I can’t remember the last time I wrote about an insurance company. So, the fact that Lemonade (NYSE:LMND) is the subject matter of today’s article has me very excited about discussing the recent dip in Lemonade stock.
Flying high, up 169% through July 24, from its July 1 initial public offering price of $29, Goldman Sachs analyst Heath Terry dealt a big blow to the stock’s momentum July 27, when he cut the fintech’s target price by nearly 50% to $44. Not only did the analyst reduce the target price, but he also initiated coverage of the stock with a sell rating.
That’s not exactly a ringing endorsement.
Now, to be precise, were LMND to be trading at $44 in 12 months, IPO investors would still be sitting on a 52% return over 13 months. That’s not exactly chopped liver.
However, when an IPO’s lead underwriter stabs it in the back, investors ought to seriously consider the reasons why before buying on the dip.
A Lack of Profits
The job of an underwriter, whether the lead or not, is to elicit interest in an IPO’s shares. Goldman Sachs did that as Lemonade was able to sell 11 million shares, raising gross proceeds of $319 million. That doesn’t include a possible over-allotment of 1.65 million shares. It plans to use the net proceeds for general corporate purposes.
Anyone who looked at Lemonade’s prospectus would have been able to see that the company lost $161 million in the past two fiscal years on less than $90 million in premiums, net investment income, and commission income. This means for every dollar of revenue, Lemonade lost $1.79.
In the risks section of its prospectus, it states:
“We have not been profitable since our inception in 2015 and had an accumulated deficit of $198.3 million and $234.8 million as of December 31, 2019 and March 31, 2020, respectively.”
“…[W]e may not achieve or maintain profitability and we may continue to incur significant losses in the future.”
So, the fact that Terry, the Goldman analyst charged with covering Lemonade, would tell his clients that the fintech has some serious financial issues is rather jarring.
“Goldman Sachs’ analysts, led by Heath Terry, wrote in a note to investors that Lemonade, founded in 2015 by Israeli entrepreneurs Daniel Schreiber and Shai Wininger, is facing five more years of operational losses before it will see any profits,” CTech contributor Sophie Shulman reported.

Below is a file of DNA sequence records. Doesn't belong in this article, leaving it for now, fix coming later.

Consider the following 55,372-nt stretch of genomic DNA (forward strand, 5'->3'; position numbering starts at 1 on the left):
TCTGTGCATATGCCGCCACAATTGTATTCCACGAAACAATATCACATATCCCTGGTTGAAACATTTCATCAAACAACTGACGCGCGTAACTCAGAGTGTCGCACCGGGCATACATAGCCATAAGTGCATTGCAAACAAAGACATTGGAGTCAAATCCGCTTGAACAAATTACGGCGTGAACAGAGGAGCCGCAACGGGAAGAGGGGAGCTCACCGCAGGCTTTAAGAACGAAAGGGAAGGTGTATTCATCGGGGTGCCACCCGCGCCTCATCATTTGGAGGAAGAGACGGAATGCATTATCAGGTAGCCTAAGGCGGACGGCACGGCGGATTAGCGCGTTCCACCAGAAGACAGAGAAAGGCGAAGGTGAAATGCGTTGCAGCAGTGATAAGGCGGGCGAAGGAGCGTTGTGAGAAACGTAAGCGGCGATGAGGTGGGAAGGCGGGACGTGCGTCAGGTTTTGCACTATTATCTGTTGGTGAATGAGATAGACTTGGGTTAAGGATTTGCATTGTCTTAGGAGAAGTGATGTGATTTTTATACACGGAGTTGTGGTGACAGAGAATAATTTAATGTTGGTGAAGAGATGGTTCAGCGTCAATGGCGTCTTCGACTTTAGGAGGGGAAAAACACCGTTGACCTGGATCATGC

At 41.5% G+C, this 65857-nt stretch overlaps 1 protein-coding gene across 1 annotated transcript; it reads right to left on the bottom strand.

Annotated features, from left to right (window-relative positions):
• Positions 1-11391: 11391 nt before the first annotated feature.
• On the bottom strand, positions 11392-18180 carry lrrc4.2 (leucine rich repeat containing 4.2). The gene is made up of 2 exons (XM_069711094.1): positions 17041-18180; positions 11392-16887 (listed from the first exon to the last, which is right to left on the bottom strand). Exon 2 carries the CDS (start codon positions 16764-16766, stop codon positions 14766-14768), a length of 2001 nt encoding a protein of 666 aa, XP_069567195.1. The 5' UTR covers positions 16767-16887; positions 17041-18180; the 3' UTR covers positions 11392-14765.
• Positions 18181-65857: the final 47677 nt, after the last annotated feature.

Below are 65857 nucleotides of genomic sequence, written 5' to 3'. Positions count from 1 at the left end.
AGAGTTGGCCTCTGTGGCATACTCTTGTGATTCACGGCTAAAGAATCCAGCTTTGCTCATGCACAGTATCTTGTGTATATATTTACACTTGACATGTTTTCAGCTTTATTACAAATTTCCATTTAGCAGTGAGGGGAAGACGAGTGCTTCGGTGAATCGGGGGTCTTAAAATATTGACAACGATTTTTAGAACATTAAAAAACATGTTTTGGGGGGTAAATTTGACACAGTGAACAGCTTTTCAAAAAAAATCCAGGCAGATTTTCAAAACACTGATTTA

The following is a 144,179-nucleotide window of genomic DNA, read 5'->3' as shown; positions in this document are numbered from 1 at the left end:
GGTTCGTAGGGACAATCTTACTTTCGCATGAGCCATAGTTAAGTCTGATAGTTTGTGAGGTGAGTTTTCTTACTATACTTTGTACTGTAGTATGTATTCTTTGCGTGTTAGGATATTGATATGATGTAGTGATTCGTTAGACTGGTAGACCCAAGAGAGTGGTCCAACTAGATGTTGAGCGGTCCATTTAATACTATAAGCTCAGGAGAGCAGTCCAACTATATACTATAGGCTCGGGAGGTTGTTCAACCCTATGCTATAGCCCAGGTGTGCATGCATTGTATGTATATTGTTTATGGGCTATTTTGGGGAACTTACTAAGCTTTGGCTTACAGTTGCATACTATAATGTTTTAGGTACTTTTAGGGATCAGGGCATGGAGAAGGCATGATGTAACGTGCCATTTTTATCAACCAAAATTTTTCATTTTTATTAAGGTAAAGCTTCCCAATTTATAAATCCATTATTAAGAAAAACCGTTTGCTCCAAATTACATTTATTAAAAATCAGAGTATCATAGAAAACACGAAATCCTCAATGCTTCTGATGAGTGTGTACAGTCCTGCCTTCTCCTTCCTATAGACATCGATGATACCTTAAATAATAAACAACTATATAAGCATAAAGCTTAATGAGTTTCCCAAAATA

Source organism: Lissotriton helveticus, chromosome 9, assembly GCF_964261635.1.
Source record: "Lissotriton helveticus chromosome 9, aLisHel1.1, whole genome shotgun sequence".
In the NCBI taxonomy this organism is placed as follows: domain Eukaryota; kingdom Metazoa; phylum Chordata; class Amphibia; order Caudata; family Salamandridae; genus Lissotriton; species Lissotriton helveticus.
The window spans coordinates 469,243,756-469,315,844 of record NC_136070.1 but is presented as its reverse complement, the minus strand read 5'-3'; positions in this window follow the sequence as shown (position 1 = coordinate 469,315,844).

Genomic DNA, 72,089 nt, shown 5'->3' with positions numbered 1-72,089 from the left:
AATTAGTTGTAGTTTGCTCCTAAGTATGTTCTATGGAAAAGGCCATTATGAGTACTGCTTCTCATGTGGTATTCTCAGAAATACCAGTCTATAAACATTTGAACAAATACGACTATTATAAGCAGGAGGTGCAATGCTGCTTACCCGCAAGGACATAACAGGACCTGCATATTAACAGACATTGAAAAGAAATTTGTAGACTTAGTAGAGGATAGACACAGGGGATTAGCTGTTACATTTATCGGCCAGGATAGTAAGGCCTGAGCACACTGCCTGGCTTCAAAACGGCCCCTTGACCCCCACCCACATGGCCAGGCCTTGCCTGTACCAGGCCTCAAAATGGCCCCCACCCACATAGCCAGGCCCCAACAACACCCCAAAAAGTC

“‘Lemonade is essentially venture investing in the public markets,’ the note read. The analysts further stated they believe the company presents a higher risk profile than is represented by its current price.”
The analyst is correct to point out that anyone who buys Lemonade stock is doing so not as a retail investor, but rather as a venture capitalist.
Given IPO stocks can often be bought for less than their IPO price within 12 to 24 months of their initial offering, investors ought to carefully consider whether the dip over the past few days is a buying opportunity or a warning that when you play with fire, sometimes you get burnt.
InvestorPlace Contributors High on Lemonade Stock
Despite the lack of profits, several InvestorPlace contributors are confident that Lemonade is the real deal.
Matt McCall believes that the insurance startup’s disruptive ways make the company a long-term winner.
“How so? Via AI (artificial intelligence) and machine learning. With this technological edge, they can compete with larger, more established names while also carving a viable path to profitability.”
The analyst doesn’t believe Lemonade’s pathway to profitability is paved with gold.
On July 23, InvestorPlace’s Larry Ramer suggested that investors should buy Lemonade on a pullback to $70. Well, it’s currently trading at $64.48 as I write this, so I’m going to assume my colleague is even more stoked about buying Lemonade now that it’s more than $5 lower.
He argues that the company has barely scratched the surface of the insurance industry, offering only homeowners’ and renters’ insurance at the moment. Next on the list is pet insurance (something I’ve never bought despite owning between three to six animals at any given time), so the sky’s the limit in an industry that’s woefully slow to react to consumer needs.
While I get the argument, it’s impossible to know if the company’s moves into different insurance categories will be slam dunks like its current offerings have been.
At $60, despite the fact I like disruptor companies, I would be hard-pressed to want to buy Lemonade stock. However, were it to drop into the high $40s or low $50s, I might be willing to reconsider my stance.
As Shark Tank panelist Mark Cuban would say, “I’m out.”
Will Ashworth has written about investments full-time since 2008. Publications where he’s appeared include InvestorPlace, The Motley Fool Canada, Investopedia, Kiplinger, and several others in both the U.S. and Canada. He particularly enjoys creating model portfolios that stand the test of time. He lives in Halifax, Nova Scotia. At the time of this writing Will Ashworth did not hold a position in any of the aforementioned securities.